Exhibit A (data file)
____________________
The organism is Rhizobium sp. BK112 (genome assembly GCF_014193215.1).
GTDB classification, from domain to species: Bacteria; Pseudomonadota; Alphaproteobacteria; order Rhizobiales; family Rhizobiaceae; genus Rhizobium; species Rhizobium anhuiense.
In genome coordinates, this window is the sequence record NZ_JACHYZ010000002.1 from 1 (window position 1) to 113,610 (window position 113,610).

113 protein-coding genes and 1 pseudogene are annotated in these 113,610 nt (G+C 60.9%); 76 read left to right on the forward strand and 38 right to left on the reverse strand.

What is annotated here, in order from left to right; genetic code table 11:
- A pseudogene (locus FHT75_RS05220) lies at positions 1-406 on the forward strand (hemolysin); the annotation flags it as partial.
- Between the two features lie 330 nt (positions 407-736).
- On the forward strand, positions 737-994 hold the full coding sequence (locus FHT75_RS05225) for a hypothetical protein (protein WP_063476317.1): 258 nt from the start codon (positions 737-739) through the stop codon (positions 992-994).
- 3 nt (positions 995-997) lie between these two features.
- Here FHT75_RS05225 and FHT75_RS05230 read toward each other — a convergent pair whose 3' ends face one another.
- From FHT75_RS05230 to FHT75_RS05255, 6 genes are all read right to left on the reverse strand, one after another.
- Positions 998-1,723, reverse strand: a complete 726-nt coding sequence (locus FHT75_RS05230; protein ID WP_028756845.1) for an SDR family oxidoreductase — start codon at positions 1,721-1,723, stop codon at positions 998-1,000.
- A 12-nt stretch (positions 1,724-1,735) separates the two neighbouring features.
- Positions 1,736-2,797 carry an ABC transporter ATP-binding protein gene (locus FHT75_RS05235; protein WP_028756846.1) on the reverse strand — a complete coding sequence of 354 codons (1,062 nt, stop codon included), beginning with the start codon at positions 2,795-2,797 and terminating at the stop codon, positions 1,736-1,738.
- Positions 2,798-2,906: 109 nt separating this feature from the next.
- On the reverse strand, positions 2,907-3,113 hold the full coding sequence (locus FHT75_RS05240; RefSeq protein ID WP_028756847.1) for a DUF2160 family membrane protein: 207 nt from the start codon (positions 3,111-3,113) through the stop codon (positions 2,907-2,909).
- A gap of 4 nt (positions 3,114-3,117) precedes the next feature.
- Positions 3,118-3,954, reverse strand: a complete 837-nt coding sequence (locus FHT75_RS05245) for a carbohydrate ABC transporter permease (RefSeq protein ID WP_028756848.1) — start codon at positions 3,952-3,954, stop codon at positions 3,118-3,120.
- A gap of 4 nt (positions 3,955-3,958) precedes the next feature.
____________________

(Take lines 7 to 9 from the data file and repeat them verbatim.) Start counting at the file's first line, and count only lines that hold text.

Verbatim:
- Between the two features lie 330 nt (positions 407-736).
- On the forward strand, positions 737-994 hold the full coding sequence (locus FHT75_RS05225) for a hypothetical protein (protein WP_063476317.1): 258 nt from the start codon (positions 737-739) through the stop codon (positions 992-994).
- 3 nt (positions 995-997) lie between these two features.